Blockchain to the rescue?

Countless Hollywood movies present the film’s heroes trapped in some dire circumstance, with hope fading, only to be saved by the arrival of reinforcements/allies/best buddies at the very end. Something of the same scenario is playing out with blockchain as a method of securing pharma supply chains. “Protecting the supply chain” is a stated goal of the US Drug Supply Chain Security Act (DSCSA), now five years old, and Falsified Medicines Directive (FMD) of the European Union. Both have near term deadlines; both have had delays in implementation; and both have significant obstacles to full implementation.

In the case of FMD, what looked like a streamlined “bookend” approach (authenticating product integrity at the beginning and end of the supply chain—manufacturer and dispenser—and gliding over the intermediaries) is showing unexpected complexity; only a handful of nations in the EU are ready for the February 2019 start date.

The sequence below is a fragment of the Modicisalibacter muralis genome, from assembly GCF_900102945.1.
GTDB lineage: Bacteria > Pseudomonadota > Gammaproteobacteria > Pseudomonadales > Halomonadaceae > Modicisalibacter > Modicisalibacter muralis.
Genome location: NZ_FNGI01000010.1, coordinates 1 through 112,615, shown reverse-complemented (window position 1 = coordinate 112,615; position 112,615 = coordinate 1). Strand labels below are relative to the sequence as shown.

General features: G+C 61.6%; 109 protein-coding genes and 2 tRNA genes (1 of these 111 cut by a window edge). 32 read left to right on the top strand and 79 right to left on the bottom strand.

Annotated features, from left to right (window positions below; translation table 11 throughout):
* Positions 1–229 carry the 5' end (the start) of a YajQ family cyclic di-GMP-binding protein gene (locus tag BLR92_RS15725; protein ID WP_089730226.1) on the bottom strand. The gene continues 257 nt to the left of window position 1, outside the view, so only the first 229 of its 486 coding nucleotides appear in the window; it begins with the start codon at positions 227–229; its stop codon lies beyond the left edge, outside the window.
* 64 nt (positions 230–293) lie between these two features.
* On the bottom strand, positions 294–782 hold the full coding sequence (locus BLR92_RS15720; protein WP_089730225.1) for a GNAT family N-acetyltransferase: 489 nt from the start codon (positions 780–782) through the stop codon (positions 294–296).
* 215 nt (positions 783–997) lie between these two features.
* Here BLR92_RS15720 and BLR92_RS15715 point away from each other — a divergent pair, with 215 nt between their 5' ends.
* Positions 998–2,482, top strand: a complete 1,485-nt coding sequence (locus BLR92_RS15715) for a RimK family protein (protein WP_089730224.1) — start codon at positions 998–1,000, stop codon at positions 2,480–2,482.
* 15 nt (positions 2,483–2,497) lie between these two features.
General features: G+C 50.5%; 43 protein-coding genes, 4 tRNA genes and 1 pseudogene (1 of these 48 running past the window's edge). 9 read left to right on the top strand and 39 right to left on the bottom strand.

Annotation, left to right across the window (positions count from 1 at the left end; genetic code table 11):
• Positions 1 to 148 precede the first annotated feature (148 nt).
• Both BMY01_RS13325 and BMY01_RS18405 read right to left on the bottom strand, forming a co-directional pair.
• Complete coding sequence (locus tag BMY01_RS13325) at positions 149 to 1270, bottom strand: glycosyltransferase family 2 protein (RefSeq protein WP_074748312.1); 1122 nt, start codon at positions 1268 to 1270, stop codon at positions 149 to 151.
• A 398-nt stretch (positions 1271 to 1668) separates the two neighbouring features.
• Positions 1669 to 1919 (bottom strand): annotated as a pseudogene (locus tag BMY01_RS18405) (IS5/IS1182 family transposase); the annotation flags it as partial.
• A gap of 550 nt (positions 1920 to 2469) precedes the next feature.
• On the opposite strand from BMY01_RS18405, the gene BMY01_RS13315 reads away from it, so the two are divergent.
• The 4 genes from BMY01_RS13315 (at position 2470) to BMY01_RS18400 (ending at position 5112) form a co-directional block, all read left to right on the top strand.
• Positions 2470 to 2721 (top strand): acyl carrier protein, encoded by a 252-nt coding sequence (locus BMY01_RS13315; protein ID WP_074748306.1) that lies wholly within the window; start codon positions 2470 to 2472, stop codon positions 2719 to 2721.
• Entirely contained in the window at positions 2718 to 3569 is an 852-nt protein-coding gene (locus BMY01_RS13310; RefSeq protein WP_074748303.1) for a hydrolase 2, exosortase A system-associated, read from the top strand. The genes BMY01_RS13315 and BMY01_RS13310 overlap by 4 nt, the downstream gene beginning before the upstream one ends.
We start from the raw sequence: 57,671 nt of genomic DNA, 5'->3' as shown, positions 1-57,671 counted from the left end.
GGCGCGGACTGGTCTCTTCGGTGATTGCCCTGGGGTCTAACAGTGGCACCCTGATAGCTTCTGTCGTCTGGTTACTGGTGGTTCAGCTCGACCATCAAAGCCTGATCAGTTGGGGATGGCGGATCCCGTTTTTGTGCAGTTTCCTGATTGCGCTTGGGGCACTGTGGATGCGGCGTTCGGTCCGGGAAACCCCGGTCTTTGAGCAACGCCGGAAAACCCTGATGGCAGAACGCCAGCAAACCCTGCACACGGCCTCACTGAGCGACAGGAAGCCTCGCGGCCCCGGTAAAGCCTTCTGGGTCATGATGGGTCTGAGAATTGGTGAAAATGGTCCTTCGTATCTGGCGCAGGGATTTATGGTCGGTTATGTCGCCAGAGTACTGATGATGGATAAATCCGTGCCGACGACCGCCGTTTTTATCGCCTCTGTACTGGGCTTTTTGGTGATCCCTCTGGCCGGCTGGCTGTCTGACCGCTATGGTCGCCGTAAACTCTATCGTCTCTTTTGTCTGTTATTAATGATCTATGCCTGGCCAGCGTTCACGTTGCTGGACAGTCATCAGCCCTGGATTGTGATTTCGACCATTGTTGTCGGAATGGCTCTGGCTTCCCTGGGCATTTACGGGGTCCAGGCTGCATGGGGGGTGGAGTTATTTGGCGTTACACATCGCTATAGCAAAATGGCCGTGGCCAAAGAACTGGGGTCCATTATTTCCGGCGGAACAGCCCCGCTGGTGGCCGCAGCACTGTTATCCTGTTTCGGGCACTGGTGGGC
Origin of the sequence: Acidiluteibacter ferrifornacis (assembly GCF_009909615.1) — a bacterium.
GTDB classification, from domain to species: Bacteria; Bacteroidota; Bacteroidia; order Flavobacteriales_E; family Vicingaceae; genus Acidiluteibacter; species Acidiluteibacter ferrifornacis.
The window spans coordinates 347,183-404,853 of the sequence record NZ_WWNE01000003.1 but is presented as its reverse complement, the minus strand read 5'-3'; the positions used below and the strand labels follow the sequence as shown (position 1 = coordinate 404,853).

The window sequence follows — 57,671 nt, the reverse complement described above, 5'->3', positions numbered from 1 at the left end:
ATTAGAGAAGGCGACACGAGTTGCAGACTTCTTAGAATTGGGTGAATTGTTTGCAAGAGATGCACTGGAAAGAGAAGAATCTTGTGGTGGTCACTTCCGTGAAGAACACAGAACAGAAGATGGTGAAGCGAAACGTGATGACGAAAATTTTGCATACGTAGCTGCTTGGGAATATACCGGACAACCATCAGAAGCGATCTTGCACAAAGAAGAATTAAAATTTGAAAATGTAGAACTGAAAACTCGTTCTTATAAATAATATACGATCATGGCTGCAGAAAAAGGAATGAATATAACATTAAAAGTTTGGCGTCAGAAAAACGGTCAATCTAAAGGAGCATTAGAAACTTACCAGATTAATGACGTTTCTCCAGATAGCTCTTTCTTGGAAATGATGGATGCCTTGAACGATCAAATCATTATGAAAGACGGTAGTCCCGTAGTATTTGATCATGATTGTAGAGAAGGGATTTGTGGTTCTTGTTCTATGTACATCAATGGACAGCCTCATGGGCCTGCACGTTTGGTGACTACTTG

With DSCSA, the barcoding part is well along—a significant investment on the part of industry—but there are growing concerns over how serialized product data are to be shared and accessed. FDA hints at a central repository of all US information; industry is pushing for some type of “federated” system where each manufacturer’s data is accessible via some sort of switching point (the Origin database, proffered by the Healthcare Distribution Alliance, is a partial solution here).
Blockchain has been talked up for about two years now as a way to address the data-sharing issues, but the problem is that while technical issues are gradually being addressed, “governance”—who will manage such a network, and how parties can be explicitly included or excluded from the network—remains little more than a talking point.

A possible near-term outcome is for highly restricted blockchains to be set up around, say, a particular group of drugs, or a segment of the supply chain such as specialty pharmacies. We’ll be watching for such networks to arise, while keeping a (worried) eye on continued DSCSA and FMD progress.